Non-formal projects:

UNESCO, with support from the Italian government, is developing a pilot training program in ICT for those working in the areas of literacy and informal education. The objectives aim to: increase visibility of the non-formal education process with the help of ICT and enable those who work in literacy and non-formal education to take advantage of ICT possibilities, especially to produce and exchange information across electronic networks.

Current ICT Initiatives and Projects

Project: Classroom connections

Ensured the installation of a line connection in a high school classroom through Sotelma. This enabled a connection to Internet as well as the necessary technical installations to make sure that the computers function properly.

· Organization(s): The Department of Communication and Technology

Project: TOGUNET

Network for exchanging and sharing information among ICT users for development in Mali. TOGUNET currently has nearly 200 subscribers or members. 

Project: PNUD (United Nation Program for Development) and CEA (Economic Commission for

Africa) help Mali develop a cyber strategy.

Project: Teacher training On-line

· Organization(s): University of Montreal in Canada and the International Institute for Capacity-Building in Africa (IIRCA). 

Project: ROCARE 

Works with some local schools to carry out case studies in order to better understand the conditions that favor a successful integration of ICT in the school environment

· Organization(s): Mamadou Goundo Simaga science department; Kalanso “espace éducatif”; Le Progrès; Danzie Kone High School of Koutiala; “La Lumière” High School

·  Funding source: IDRC and the University of Montreal

Project: Afribone

Private Malian organization founded in 1999 that offers innovative services such as Internet connection and training sessions related to ICT development in Mali to regular customers. After completing a survey of Malian companies, and considering the needs of agents as well as managers, Afribone is in a position to provide training in a wide range of subjects.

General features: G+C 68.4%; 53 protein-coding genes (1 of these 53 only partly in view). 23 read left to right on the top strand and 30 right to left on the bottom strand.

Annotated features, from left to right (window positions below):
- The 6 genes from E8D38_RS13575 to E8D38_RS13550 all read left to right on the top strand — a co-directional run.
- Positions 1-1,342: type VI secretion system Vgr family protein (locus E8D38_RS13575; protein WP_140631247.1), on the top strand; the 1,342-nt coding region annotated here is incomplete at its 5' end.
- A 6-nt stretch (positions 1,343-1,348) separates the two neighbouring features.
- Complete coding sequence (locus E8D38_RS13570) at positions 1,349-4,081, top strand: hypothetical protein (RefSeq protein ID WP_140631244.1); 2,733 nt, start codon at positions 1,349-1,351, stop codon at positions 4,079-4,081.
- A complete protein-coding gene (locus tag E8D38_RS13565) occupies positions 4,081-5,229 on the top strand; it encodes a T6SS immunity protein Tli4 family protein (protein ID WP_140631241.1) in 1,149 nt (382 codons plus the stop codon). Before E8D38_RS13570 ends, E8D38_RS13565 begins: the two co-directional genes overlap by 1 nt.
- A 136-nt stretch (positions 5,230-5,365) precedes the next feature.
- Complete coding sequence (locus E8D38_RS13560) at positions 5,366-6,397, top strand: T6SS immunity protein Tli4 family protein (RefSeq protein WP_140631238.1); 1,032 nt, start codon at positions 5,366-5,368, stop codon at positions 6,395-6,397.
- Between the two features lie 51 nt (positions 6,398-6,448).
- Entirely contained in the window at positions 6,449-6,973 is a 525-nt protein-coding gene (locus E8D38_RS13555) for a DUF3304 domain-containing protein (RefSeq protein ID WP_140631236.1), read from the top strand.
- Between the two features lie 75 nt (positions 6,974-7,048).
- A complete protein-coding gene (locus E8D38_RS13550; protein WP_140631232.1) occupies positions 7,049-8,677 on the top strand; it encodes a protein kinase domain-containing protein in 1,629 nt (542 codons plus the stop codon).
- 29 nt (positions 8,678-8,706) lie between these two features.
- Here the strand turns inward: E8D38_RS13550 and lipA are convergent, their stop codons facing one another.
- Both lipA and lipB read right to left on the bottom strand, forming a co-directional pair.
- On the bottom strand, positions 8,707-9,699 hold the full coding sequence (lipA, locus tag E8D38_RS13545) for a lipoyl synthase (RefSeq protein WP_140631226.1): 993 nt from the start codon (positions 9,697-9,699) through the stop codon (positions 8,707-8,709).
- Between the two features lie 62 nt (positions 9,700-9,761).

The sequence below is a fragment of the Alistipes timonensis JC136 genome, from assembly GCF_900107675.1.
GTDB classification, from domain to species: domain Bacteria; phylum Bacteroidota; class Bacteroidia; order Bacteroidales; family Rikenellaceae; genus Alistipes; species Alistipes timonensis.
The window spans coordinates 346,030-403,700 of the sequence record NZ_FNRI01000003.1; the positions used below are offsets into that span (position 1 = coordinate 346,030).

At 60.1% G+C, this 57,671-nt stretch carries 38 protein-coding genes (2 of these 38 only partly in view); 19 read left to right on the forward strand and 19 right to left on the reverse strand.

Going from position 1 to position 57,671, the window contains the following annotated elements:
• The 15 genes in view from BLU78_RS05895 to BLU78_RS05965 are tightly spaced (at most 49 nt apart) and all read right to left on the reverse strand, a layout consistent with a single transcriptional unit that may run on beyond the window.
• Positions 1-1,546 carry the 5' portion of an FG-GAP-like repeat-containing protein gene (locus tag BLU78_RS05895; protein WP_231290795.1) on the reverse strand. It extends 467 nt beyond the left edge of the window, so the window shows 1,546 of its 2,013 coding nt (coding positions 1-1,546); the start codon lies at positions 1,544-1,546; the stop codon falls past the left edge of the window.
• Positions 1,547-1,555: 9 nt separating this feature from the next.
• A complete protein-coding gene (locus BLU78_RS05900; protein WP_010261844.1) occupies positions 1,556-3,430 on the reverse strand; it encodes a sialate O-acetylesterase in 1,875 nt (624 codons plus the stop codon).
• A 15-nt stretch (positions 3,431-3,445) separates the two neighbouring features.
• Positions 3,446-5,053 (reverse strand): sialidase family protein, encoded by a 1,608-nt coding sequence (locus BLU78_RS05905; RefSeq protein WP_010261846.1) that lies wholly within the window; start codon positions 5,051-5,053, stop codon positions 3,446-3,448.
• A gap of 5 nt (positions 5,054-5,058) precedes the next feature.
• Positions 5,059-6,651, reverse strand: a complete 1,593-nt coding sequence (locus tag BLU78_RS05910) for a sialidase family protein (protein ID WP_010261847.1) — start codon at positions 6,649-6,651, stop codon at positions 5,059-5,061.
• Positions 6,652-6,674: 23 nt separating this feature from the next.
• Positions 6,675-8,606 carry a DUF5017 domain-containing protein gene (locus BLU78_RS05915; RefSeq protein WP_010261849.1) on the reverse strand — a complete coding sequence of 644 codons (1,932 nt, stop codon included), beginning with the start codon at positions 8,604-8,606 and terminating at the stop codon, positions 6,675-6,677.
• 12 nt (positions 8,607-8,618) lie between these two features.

Project: CMC Scale-Up Project

Major asset to the informal education sector and makes ICT accessible to community members. Currently there are 23 CMCs where people can access computers, printers, community radio, digital devices, and other services.

· Organization(s): The UNESCO Community Multimedia Centre (CMC)

·  For more information: www.unesco.org/webworld/cmc

Project: The Community of Learning and Information Centre (CLIC)

Sets up and supervises centers for access to ICT, conceives and presents training modules, designs and installs networks, and follows up on and evaluates programs.

· Organization(s): Afriklinks

·  Funding source: The U.S. Agency for International Development (USAID)

Project: USAID

Supports 13 pilot community-of-learning and information centers, which offer access to the Internet, e-mail, CD-Roms, video programming, and general computer use to potentially over 450,000 Malians in local communities.

·  For more information: www.usaid.gov/locations/sub-saharan_africa/countries/mali/ 

Project: The NEPAD e-Schools Initiative

Schools will be provided with the necessary infrastructure and ICT equipment. They will also have teachers that are appropriately trained and who will have access to appropriate applications and digital content to ensure that ICTs play a meaningful role in enhancing education and health conditions on the African continent. Six schools in Mali are currently participating in the demonstration phases of the initiative.

· Organization(s): e-Africa Commission, the special task team of NEPAD responsible for the structured development of the ICT sector on the African continent.